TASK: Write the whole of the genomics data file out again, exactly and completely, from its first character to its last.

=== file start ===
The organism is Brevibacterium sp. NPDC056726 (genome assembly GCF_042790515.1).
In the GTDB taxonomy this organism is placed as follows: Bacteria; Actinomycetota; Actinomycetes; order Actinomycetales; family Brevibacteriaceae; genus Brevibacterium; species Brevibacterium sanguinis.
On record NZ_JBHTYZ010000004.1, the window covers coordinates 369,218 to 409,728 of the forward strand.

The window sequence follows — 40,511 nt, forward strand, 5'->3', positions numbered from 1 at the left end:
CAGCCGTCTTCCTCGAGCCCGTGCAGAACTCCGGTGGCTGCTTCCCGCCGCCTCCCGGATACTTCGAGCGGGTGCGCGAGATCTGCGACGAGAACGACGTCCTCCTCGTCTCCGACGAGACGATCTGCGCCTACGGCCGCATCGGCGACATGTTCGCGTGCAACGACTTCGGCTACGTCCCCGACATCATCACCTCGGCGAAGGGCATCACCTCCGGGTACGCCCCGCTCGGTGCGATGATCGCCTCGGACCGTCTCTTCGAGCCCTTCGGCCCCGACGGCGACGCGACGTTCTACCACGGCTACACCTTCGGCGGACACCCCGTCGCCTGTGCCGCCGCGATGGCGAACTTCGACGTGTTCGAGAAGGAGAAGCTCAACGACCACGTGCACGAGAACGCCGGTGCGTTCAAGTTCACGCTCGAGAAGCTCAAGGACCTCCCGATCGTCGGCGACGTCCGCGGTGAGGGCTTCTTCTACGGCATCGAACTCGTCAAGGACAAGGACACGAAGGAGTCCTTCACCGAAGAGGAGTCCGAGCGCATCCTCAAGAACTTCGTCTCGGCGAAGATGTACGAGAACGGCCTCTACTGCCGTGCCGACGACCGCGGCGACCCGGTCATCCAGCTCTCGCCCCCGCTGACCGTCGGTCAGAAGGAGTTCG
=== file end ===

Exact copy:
The organism is Brevibacterium sp. NPDC056726 (genome assembly GCF_042790515.1).
In the GTDB taxonomy this organism is placed as follows: Bacteria; Actinomycetota; Actinomycetes; order Actinomycetales; family Brevibacteriaceae; genus Brevibacterium; species Brevibacterium sanguinis.
On record NZ_JBHTYZ010000004.1, the window covers coordinates 369,218 to 409,728 of the forward strand.

The window sequence follows — 40,511 nt, forward strand, 5'->3', positions numbered from 1 at the left end:
CAGCCGTCTTCCTCGAGCCCGTGCAGAACTCCGGTGGCTGCTTCCCGCCGCCTCCCGGATACTTCGAGCGGGTGCGCGAGATCTGCGACGAGAACGACGTCCTCCTCGTCTCCGACGAGACGATCTGCGCCTACGGCCGCATCGGCGACATGTTCGCGTGCAACGACTTCGGCTACGTCCCCGACATCATCACCTCGGCGAAGGGCATCACCTCCGGGTACGCCCCGCTCGGTGCGATGATCGCCTCGGACCGTCTCTTCGAGCCCTTCGGCCCCGACGGCGACGCGACGTTCTACCACGGCTACACCTTCGGCGGACACCCCGTCGCCTGTGCCGCCGCGATGGCGAACTTCGACGTGTTCGAGAAGGAGAAGCTCAACGACCACGTGCACGAGAACGCCGGTGCGTTCAAGTTCACGCTCGAGAAGCTCAAGGACCTCCCGATCGTCGGCGACGTCCGCGGTGAGGGCTTCTTCTACGGCATCGAACTCGTCAAGGACAAGGACACGAAGGAGTCCTTCACCGAAGAGGAGTCCGAGCGCATCCTCAAGAACTTCGTCTCGGCGAAGATGTACGAGAACGGCCTCTACTGCCGTGCCGACGACCGCGGCGACCCGGTCATCCAGCTCTCGCCCCCGCTGACCGTCGGTCAGAAGGAGTTCG